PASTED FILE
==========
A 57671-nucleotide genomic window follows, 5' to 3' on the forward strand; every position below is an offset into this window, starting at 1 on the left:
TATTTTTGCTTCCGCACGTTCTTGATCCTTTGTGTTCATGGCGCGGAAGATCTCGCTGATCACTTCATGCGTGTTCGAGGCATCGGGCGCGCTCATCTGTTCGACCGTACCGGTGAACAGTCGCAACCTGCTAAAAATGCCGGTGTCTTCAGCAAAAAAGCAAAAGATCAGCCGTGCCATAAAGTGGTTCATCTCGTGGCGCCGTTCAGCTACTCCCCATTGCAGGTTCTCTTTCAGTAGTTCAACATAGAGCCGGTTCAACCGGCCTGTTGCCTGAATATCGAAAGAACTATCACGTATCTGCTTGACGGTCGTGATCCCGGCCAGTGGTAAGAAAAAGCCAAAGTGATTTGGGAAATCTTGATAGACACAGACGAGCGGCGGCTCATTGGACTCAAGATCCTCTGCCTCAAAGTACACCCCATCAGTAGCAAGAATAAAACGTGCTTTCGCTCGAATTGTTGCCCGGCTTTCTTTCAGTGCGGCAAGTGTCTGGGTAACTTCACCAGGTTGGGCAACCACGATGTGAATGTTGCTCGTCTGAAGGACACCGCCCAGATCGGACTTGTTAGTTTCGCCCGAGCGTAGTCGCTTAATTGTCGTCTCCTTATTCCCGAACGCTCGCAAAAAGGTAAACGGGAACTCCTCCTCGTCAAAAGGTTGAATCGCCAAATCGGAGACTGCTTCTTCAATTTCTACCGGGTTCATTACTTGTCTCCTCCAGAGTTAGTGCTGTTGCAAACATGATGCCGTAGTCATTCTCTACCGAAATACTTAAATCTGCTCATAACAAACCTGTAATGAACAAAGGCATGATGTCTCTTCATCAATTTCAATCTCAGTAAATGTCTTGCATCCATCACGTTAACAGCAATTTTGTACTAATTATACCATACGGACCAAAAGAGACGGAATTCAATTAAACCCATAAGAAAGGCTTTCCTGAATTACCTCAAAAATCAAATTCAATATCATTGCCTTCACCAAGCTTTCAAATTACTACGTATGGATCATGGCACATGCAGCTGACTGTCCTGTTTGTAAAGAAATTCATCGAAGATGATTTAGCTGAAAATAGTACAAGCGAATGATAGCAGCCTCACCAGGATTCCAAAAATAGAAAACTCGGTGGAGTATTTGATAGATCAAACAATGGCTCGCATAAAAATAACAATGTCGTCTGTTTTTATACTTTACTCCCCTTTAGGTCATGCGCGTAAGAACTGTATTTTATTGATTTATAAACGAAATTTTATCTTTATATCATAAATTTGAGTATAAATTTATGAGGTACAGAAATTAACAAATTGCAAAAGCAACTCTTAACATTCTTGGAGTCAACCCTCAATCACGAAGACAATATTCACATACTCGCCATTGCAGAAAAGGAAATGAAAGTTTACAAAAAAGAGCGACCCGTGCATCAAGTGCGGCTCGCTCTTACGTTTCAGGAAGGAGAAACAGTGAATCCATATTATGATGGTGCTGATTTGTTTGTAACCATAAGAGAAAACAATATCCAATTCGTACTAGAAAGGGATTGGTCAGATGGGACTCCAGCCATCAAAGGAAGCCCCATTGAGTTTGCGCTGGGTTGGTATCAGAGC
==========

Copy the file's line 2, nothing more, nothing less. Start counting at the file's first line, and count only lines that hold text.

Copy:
TATTTTTGCTTCCGCACGTTCTTGATCCTTTGTGTTCATGGCGCGGAAGATCTCGCTGATCACTTCATGCGTGTTCGAGGCATCGGGCGCGCTCATCTGTTCGACCGTACCGGTGAACAGTCGCAACCTGCTAAAAATGCCGGTGTCTTCAGCAAAAAAGCAAAAGATCAGCCGTGCCATAAAGTGGTTCATCTCGTGGCGCCGTTCAGCTACTCCCCATTGCAGGTTCTCTTTCAGTAGTTCAACATAGAGCCGGTTCAACCGGCCTGTTGCCTGAATATCGAAAGAACTATCACGTATCTGCTTGACGGTCGTGATCCCGGCCAGTGGTAAGAAAAAGCCAAAGTGATTTGGGAAATCTTGATAGACACAGACGAGCGGCGGCTCATTGGACTCAAGATCCTCTGCCTCAAAGTACACCCCATCAGTAGCAAGAATAAAACGTGCTTTCGCTCGAATTGTTGCCCGGCTTTCTTTCAGTGCGGCAAGTGTCTGGGTAACTTCACCAGGTTGGGCAACCACGATGTGAATGTTGCTCGTCTGAAGGACACCGCCCAGATCGGACTTGTTAGTTTCGCCCGAGCGTAGTCGCTTAATTGTCGTCTCCTTATTCCCGAACGCTCGCAAAAAGGTAAACGGGAACTCCTCCTCGTCAAAAGGTTGAATCGCCAAATCGGAGACTGCTTCTTCAATTTCTACCGGGTTCATTACTTGTCTCCTCCAGAGTTAGTGCTGTTGCAAACATGATGCCGTAGTCATTCTCTACCGAAATACTTAAATCTGCTCATAACAAACCTGTAATGAACAAAGGCATGATGTCTCTTCATCAATTTCAATCTCAGTAAATGTCTTGCATCCATCACGTTAACAGCAATTTTGTACTAATTATACCATACGGACCAAAAGAGACGGAATTCAATTAAACCCATAAGAAAGGCTTTCCTGAATTACCTCAAAAATCAAATTCAATATCATTGCCTTCACCAAGCTTTCAAATTACTACGTATGGATCATGGCACATGCAGCTGACTGTCCTGTTTGTAAAGAAATTCATCGAAGATGATTTAGCTGAAAATAGTACAAGCGAATGATAGCAGCCTCACCAGGATTCCAAAAATAGAAAACTCGGTGGAGTATTTGATAGATCAAACAATGGCTCGCATAAAAATAACAATGTCGTCTGTTTTTATACTTTACTCCCCTTTAGGTCATGCGCGTAAGAACTGTATTTTATTGATTTATAAACGAAATTTTATCTTTATATCATAAATTTGAGTATAAATTTATGAGGTACAGAAATTAACAAATTGCAAAAGCAACTCTTAACATTCTTGGAGTCAACCCTCAATCACGAAGACAATATTCACATACTCGCCATTGCAGAAAAGGAAATGAAAGTTTACAAAAAAGAGCGACCCGTGCATCAAGTGCGGCTCGCTCTTACGTTTCAGGAAGGAGAAACAGTGAATCCATATTATGATGGTGCTGATTTGTTTGTAACCATAAGAGAAAACAATATCCAATTCGTACTAGAAAGGGATTGGTCAGATGGGACTCCAGCCATCAAAGGAAGCCCCATTGAGTTTGCGCTGGGTTGGTATCAGAGC